Biotech Trends 2018: Immuno-oncology Disappoints

Biotech Investing

2018 marked another critical year of growth for the biotech market. Learn about key biotech trends before the new year begins.

2018 marked another critical year of growth for the biotech market, which was influenced by multiple trends.

In 2017, it was predicted that the immuno-oncology (I/O) market’s ambitious clinical trials would finally come to fruition. However, many trials had lackluster results, casting a shadow on the field.

I/O disappointments weren’t the only news for biotech trends, with biosimilars and approvals from the US Food and Drug Administration being other biotech trends the market focused on. 

To close out the year, the Investing News Network (INN) spoke to industry experts and companies to share with investors the biggest biotech trends of 2018. Read on to learn more.

Biotech trends 2018: I/O trials disappoint

David Nierengarten, managing director at Wedbush Pac Grow Healthcare, told INN in a telephone interview that a surprise for the biotech market was the “repeated lack of really head-turning data, especially with the combo trials with chemotherapies.”

This was one of the main things that weighed down the sector in the second half of the year, Nierengarten emphasized. However, he said, after a big biotech rally in the beginning of the year, it’s natural for there to be a pullback in the second half of the year — he doesn’t believe this is tied to anything more fundamental.

In one I/O trial, Syndax Pharmaceuticals (NASDAQ:SNDX) said that E2112, its NCI-sponsored, ECOG-ACRIN-led pivotal trial of entinostat plus exemestane in HR+, HER2- breast cancer, failed to show a statistically significant PFS improvement.

The company’s share price dropped 25 percent based on this news, and GlobalData (LSE:DATA) says that experts had been expressing caution over the study results “due to the evolved treatment landscape.”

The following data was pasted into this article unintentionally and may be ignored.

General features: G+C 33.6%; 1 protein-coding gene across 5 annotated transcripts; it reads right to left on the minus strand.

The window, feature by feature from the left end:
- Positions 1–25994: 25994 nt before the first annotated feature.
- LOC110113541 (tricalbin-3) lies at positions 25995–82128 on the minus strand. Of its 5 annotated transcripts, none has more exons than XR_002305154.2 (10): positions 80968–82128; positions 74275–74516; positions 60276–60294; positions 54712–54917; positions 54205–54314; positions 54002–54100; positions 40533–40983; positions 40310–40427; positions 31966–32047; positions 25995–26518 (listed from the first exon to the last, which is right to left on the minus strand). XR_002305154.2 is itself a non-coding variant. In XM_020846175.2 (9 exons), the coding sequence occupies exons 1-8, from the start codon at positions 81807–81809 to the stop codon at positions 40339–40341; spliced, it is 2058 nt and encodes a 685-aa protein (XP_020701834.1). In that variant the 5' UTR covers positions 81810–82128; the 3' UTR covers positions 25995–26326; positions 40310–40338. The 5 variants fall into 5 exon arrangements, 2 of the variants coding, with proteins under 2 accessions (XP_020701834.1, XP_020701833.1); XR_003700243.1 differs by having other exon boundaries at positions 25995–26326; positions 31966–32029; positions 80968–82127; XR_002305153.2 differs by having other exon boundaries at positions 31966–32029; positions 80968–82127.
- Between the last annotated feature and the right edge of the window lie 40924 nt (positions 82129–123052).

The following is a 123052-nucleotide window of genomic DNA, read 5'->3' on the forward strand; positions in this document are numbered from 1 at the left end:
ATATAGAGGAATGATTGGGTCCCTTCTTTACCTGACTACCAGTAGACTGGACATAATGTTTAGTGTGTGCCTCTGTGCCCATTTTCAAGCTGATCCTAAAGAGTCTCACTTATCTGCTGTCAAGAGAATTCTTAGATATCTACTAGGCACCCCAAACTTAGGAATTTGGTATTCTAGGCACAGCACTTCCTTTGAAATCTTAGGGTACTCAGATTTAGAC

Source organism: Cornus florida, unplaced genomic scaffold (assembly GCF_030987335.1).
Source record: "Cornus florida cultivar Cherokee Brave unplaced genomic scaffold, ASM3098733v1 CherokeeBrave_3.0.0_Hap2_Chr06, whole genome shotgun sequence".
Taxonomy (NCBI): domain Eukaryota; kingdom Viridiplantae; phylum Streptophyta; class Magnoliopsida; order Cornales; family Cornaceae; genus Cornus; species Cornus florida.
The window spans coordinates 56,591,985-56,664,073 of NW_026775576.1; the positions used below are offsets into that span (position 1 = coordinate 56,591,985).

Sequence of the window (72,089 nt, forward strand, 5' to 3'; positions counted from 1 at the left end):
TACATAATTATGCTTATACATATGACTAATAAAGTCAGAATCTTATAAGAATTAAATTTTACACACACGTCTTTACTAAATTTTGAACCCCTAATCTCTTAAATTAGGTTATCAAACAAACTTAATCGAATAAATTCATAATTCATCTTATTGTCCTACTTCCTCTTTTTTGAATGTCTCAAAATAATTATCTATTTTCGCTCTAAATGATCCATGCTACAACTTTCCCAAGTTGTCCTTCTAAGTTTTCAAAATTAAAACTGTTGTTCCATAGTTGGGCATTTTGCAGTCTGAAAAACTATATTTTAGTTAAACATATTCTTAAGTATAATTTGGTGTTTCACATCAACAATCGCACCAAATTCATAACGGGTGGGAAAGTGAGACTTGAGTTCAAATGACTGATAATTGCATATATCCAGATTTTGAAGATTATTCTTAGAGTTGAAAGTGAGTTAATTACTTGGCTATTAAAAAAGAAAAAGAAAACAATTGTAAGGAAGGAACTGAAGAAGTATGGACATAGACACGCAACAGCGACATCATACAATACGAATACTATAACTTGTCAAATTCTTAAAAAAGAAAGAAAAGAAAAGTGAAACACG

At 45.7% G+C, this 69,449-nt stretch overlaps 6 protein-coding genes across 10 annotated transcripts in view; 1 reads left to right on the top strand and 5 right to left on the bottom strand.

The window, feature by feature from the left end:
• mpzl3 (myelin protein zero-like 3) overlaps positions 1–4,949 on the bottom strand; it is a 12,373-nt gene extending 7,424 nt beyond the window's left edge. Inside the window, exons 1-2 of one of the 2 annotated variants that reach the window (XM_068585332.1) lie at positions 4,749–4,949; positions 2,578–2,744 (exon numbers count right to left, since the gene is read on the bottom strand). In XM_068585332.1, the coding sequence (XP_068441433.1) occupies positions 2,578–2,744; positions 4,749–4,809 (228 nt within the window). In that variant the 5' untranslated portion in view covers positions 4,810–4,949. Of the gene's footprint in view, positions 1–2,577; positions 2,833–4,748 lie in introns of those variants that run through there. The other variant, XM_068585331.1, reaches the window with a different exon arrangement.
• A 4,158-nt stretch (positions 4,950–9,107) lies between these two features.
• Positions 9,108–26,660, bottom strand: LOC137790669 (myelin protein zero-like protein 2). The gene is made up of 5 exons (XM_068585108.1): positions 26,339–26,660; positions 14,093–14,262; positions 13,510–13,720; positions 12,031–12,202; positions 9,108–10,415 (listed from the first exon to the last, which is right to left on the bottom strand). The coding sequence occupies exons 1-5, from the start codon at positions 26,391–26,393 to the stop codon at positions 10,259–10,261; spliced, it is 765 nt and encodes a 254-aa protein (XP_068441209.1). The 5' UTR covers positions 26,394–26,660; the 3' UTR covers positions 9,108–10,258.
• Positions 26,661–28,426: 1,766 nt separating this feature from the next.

In another I/O clinical trial, Incyte (NASDAQ:INCY) and Merck’s (NYSE:MRK) Phase 3 clinical trial for epacadostat, an IDO inhibitor, failed to prove efficacy. After that, other companies working on IDO inhibitors halted or scaled back their own trials.

However, oncology research and development still dominates the biotech industry, William Looney, executive editor for In Vivo at Informa Pharma Intelligence, told INN. This raises questions about how long expectations of “rich compound valuations can continue as therapeutic class competition grows.”

Bonnie Bain, global head and executive vice president of healthcare operations and strategy at GlobalData, and Kelly Lambrinos, senior editorial analyst at GlobalData, told INN that in 2018 multiple companies had positive oncology data.

A few companies mentioned by GlobalData include Adaptimmune (NASDAQ:ADAP), Aduro Biotech (NASDAQ:ADRO), Aeglea Biotherapeutics (NASDAQ:AGLE), Zymeworks (NYSE:ZYME,TSX:ZYME), Nektar Therapeutics (NASDAQ:NKTR) and Infinity Pharmaceuticals (NASDAQ:INFI).

Biotech trends 2018: FDA approves even more drugs

Every year, the FDA seemingly approves drugs at a record rate and at a higher amount. Back in 2016, just 22 novel drugs were approved, and at of the end of 2017, 46 novel drugs had been approved. 

Thus far in 2018, 56 novel drugs have been approved, representing a 21-percent increase from 2017. This was a biotech trend many industry experts believe influenced the market this year.

Progenics Pharmaceuticals (NASDAQ:PGNX) represents a notable FDA approval. Its drug received approval for a rare tumor treatment with Azedra in late July. This was the first approved therapy for unresectable, locally advanced or metastatic pheochromocytoma or paraganglioma that require systemic anticancer therapy.

Secondly, Paratek Pharmaceuticals (NASDAQ:PRTK) received FDA approval for its drug Nuzyra for the treatment of community-acquired bacterial pneumonia. The drug is set to launch in Q1 2019. Investors can look forward to the company’s Q2 financial report next year to give an idea of the drug’s revenue.